Probable maximum intensity (MM: modified Mercalli scale) with an exceedance probability of 10% in 50 years (equivalent to a „return period“ of 475 years) for medium subsoil conditions.
|0||Zone 0: MM V and below|
|1||Zone 1: MM VI|
|2||Zone 2: MM VII|
|3||Zone 3: MM VIII|
|4||Zone 4: MM IX and above|
The earthquake map is graded according to the intensity that is to be expected once in a period of 475 years.
Intensity integrates a number of parameters such as ground acceleration and earthquake duration. The return period of 475 years corresponds to a 10% exceedance probability in 50 years, which repre- sents the mean service life of modern buildings. The intensity is expressed in terms of the modified Mercalli scale (MM). The earthquake map is based on an assemblage of existing hazard maps of individual countries. The source maps show:
Merging such heterogeneous sources presents enormous problems, beginning with the process of converting acceleration values into macroseismic intensity, for which various formulas have been proposed (e.g. Trifunac and Brady 1975, Murphy and O’Brien 1977).
The Global Earthquake Model (GEM) Global Seismic Hazard Map (version 2018.1) depicts the geographic distribution of the Peak Ground Acceleration (PGA) with a 10% probability of being exceeded in 50 years, computed for reference rock conditions (shear wave velocity, VS30, of 760–800 m/s).
The map was created by collected maps computed using national and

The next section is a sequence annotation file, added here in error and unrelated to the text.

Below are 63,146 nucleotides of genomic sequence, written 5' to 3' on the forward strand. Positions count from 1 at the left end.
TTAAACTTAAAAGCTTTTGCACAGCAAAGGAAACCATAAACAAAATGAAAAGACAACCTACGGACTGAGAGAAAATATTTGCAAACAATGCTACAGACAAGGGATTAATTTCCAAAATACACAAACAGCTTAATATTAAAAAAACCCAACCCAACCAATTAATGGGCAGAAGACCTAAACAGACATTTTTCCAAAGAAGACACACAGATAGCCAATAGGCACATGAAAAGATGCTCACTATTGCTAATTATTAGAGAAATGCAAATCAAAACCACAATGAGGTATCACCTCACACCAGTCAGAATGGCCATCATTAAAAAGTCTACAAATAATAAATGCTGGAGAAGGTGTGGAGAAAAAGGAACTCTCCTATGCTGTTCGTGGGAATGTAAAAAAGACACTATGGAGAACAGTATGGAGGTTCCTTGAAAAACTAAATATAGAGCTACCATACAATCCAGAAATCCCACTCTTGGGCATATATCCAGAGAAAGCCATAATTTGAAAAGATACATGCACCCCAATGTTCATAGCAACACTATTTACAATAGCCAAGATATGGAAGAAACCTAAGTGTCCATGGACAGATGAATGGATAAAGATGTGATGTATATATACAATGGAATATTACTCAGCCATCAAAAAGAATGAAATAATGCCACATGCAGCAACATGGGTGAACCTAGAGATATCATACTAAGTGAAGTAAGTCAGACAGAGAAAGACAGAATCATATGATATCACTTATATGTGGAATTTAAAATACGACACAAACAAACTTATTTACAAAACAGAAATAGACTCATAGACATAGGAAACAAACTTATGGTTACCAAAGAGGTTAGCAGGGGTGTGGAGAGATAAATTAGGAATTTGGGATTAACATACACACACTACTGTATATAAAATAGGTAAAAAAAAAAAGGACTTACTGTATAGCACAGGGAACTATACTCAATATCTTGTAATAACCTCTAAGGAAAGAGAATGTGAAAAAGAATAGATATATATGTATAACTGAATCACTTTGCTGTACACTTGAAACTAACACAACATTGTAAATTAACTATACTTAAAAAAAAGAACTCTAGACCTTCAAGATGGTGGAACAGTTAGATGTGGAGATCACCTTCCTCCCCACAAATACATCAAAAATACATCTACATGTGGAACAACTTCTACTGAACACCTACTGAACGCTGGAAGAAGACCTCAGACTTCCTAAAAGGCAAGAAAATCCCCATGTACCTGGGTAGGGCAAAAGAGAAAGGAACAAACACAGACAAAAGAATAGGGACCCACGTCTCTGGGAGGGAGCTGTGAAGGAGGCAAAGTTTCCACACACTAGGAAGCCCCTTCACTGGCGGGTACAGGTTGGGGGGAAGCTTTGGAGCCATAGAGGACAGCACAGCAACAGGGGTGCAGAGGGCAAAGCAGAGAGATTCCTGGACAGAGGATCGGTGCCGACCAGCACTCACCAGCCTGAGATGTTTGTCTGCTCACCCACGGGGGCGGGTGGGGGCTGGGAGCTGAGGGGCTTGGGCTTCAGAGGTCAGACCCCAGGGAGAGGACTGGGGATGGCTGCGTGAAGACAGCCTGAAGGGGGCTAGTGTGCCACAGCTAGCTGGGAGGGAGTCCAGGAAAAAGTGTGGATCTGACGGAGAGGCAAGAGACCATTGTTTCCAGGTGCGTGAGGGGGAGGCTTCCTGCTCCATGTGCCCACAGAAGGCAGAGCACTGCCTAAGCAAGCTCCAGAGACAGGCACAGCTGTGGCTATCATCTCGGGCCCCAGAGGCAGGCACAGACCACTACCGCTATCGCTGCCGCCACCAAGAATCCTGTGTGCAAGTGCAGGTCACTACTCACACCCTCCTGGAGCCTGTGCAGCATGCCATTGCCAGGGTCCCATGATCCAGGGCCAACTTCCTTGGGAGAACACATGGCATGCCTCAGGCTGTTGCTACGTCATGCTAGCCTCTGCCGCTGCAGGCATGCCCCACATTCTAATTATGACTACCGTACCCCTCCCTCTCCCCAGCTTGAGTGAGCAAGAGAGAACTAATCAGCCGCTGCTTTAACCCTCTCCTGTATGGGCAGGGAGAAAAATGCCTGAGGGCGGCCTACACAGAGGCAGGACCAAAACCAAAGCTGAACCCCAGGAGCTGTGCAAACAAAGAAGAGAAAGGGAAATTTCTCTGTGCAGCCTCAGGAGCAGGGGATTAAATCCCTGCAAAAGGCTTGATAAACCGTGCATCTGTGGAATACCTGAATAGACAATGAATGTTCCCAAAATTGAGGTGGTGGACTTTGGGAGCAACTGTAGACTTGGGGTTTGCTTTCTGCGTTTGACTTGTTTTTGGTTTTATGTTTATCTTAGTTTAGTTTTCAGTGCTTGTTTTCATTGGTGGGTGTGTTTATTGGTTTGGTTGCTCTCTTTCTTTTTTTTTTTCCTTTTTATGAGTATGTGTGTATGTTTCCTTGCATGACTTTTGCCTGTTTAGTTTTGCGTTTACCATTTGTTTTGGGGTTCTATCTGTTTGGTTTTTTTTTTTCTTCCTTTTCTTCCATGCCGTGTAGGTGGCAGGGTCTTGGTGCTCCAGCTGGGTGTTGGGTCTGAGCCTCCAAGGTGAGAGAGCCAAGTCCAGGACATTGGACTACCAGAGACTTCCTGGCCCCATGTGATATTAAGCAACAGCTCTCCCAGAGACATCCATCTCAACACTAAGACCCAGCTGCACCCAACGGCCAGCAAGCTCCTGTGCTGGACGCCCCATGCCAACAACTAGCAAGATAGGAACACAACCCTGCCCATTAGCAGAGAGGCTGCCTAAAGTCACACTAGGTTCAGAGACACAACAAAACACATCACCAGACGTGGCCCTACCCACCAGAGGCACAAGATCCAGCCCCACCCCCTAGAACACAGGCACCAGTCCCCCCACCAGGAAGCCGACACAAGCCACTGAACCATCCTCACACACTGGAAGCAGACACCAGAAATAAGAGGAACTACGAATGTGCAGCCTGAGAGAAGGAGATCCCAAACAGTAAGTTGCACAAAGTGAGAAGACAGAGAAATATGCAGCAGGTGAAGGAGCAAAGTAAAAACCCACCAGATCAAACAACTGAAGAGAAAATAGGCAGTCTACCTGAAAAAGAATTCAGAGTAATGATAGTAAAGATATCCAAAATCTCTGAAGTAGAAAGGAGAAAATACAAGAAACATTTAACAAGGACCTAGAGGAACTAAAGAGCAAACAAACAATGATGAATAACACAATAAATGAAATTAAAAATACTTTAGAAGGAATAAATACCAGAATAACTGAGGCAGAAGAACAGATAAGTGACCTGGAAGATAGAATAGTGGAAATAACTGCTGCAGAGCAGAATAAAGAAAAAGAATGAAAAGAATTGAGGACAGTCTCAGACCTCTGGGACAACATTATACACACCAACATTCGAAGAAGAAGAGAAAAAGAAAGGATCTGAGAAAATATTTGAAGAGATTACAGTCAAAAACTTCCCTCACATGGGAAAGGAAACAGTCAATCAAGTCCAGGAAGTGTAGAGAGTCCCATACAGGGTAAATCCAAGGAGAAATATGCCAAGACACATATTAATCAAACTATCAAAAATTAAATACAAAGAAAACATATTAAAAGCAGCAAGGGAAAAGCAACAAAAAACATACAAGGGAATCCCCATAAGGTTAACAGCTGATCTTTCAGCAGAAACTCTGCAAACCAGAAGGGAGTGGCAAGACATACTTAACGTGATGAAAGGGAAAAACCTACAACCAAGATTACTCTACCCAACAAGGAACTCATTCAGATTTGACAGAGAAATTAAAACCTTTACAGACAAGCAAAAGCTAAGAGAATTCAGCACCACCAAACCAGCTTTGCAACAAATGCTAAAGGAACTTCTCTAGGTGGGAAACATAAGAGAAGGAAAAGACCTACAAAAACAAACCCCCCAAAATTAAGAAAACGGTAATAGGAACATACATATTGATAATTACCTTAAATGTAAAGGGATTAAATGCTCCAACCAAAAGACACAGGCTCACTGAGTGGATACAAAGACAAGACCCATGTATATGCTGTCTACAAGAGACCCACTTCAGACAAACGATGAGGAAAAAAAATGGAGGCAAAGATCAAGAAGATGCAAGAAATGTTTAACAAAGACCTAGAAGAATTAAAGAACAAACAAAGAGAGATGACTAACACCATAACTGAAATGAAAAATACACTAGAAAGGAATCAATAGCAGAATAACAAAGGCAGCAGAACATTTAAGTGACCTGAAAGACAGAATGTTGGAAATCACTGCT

regional probabilistic seismic hazard models developed by various institu- tions and projects, and by GEM Foundation scientists. The OpenQuake
engine, an open-source seismic hazard and risk calculation software devel- oped principally by the GEM Foundation, was used to calculate the hazard
values. A smoothing methodology was applied to homogenize hazard values along the model borders. The map is based on a database of hazard models described using the
OpenQuake engine data format (NRML); those models originally imple- mented in other software formats were converted into NRML. While trans- lating these models, various checks were performed to test the compatibil- ity between the original results and the new results computed using the
OpenQuake engine. Overall the differences between the original and
translated model results are small, notwithstanding some diversity in mod- elling methodologies implemented in different hazard modelling software.
The hashed areas in the map (e.g. Greenland) are currently not covered by a hazard model. The map and the underlying database of models are a dynamic framework, capable of incorporating newly released open models. Due to possible model limitations, regions portrayed with low hazard may still experience potentially damaging earthquakes.
All locations in 21RISK are geocoded, using Google apis.
Use the simple risk scores 0-100 on natural hazards to indicate red flags. Something everyone can understand.
Munich Re is the world's largest re-insurer and has been working with hazard data for 50 years.
Enterprise customers can enjoy simple pricing. One report with NatCat data costs €100 per location. The report never expires, and data is at your fingertips.
Data on NatCat severity measured against your values gives you reliable data to decide exposure to your need for insurance coverage.
Create reports that require additional questions answered if a given risk score is above a threshold.
Do you want your locations in earthquake-exposed areas to take extra precautions?
With conditional categories from 21RISK, you can configure questions to be visible only if for example the earthquake score is above 65 .
Build state-of-the-art reports by combining hazards with other powerful 21RISK categories.
The Location Category provides high resolution satellite images, powered by mapbox.com.
Discover how you and your colleagues can interact with your collected natural hazards data in Power BI. Discover for yourself ⬇️ ⬇️